Calcification may occur within numerous structures within the heart and also within the great blood vessels.
Greater penetration and optimal “windowing” favor depiction of the calcification. Often the lateral radiograph favors depiction of calcification by avoiding superimposition of the heart onto the spine.
The significance of the presence of calcification depends widely depending on the location and cause, as well as other factors. For example, pericardial calcification may or may not be associated with constrictive physiology, whereas myocardial calcification is synonymous with myocardial dysfunction.
Cardiac and vascular calcifications are always signs of disease and are therefore noteworthy.
Cardiac and vascular calcification is often better appreciated with an overexposed radiograph and is best appreciated when seen on a tangential plane, thus rendering the calcification very dense and therefore visually more obvious. When seen en-face, a layer of calcification is visible at its thinnest and is therefore least apparent. Superimposition of other shadows (the heart itself, or in particular, the spine) often, if not usually, obscures calcification that would be apparent if projected free of other structures. Areas to scrutinize are those with greater likelihood to calcify (the aortic and mitral valves and annuli, the left ventricular walls, the diaphragmatic pericardial surface, and atrioventricular grooves), and those areas where calcification is most readily appreciated.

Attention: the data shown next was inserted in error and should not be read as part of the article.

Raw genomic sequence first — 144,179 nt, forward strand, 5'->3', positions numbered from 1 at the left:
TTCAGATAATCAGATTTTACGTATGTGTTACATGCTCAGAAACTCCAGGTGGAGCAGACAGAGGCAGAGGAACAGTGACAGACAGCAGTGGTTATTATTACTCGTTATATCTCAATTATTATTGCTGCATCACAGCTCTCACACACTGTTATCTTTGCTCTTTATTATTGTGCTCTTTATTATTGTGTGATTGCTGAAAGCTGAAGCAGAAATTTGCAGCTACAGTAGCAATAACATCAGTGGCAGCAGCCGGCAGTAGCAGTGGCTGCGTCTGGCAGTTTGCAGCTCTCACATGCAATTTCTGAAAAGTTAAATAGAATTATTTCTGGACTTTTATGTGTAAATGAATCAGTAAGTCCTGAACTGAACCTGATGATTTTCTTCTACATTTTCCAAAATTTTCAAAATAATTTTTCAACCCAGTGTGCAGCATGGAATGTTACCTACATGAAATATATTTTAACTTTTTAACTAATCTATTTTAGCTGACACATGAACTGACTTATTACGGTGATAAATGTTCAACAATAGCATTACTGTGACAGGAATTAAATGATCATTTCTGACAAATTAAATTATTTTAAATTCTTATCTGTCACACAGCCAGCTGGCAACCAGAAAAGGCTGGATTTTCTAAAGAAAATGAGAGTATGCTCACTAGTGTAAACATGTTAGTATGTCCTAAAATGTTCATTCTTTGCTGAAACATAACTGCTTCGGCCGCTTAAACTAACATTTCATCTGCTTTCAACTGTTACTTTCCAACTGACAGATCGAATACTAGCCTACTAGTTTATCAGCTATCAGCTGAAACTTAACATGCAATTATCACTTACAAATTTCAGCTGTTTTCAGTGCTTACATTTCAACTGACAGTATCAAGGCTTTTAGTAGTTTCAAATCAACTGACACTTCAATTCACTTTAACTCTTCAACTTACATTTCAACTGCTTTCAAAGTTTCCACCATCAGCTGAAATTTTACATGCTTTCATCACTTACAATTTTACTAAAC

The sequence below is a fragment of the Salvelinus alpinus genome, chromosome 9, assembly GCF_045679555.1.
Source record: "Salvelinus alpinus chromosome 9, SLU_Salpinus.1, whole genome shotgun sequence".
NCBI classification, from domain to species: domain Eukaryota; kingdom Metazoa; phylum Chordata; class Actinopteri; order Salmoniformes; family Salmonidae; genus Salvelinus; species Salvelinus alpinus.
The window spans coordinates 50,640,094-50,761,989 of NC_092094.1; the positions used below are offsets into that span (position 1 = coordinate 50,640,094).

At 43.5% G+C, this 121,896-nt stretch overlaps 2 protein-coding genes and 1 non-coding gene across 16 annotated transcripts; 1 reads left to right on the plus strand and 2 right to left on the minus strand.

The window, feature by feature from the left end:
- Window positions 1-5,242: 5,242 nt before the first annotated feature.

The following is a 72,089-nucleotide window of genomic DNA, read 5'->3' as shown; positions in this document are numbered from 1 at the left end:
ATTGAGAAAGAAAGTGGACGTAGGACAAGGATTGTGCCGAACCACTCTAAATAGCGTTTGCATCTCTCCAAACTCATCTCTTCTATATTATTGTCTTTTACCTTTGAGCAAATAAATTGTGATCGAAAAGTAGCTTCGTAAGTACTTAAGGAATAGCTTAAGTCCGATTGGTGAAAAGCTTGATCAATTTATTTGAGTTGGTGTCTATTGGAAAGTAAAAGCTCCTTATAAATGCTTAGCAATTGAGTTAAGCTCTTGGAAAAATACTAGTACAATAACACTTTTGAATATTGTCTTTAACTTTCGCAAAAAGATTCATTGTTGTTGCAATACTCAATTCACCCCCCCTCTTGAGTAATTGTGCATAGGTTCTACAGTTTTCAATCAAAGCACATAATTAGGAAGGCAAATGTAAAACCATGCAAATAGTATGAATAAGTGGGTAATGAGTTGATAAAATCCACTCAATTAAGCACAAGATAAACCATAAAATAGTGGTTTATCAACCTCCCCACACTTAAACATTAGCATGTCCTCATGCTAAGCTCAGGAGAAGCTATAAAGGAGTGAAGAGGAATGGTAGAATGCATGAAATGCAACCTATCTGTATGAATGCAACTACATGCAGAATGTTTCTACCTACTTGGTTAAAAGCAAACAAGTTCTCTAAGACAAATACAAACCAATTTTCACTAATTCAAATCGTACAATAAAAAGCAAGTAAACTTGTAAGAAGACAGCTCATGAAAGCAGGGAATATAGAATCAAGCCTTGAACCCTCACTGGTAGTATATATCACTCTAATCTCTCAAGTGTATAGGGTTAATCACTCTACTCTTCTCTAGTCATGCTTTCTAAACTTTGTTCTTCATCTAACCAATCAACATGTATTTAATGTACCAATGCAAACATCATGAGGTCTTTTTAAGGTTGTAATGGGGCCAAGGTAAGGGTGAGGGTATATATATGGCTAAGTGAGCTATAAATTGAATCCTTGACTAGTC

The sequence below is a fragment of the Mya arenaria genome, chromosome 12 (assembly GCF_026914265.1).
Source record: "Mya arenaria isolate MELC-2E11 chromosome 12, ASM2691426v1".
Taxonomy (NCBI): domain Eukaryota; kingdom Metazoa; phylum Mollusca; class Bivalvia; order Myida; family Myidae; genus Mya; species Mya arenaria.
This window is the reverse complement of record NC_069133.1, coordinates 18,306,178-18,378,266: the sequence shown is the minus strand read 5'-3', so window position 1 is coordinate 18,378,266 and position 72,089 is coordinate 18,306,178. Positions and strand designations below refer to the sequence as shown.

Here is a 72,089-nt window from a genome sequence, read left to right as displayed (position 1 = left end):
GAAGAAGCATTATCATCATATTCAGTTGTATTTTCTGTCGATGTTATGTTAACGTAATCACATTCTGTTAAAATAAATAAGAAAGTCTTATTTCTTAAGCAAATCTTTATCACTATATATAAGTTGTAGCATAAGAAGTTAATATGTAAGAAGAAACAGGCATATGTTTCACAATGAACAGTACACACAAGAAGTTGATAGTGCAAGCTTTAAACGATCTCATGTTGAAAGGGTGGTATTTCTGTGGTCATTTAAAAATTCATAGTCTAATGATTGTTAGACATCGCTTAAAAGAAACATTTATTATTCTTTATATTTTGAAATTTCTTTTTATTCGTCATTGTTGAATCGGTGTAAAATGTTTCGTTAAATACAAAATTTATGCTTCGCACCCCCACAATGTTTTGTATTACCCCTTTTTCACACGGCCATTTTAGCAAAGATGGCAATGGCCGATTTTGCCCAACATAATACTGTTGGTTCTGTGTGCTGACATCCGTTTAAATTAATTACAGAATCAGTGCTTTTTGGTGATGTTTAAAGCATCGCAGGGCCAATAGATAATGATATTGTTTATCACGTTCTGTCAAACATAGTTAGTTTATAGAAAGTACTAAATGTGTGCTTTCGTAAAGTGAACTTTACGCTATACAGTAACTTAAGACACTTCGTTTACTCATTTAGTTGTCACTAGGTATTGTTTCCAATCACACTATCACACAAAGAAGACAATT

Sites of Cardiac Calcification
Pericardial calcification ( Figs. 27-1 to 27-4 ) is most prominent in the interventricular and atrioventricular grooves, and lateral to the right atrial and ventricular walls ( Graphic 27-1 ). When looking for pericardial calcification, it is necessary to scrutinize the lateral chest radiograph well, particularly the diaphragmatic surface. Pericardial calcification does not usually involve the left heart as much the right heart, and it does not often involve the apex (which, if calcified, is far more often due to prior infarction). Pericardial calcification should prompt serious consideration of the diagnosis of constrictive pericarditis, and clinicians should seek other radiographic and clinical features of constriction.
A calcified ventricular aneurysm is seen as a fine dense line when viewed on edge and is consistent with an old transmural infarction. On the frontal chest radiograph, an anterolateral, or apical, calcified aneurysm may be visible. Rarely, a calcified septal aneurysm may be seen on a lateral chest radiograph. Myocardium may calcify following traumatic injury as well as postinfarction.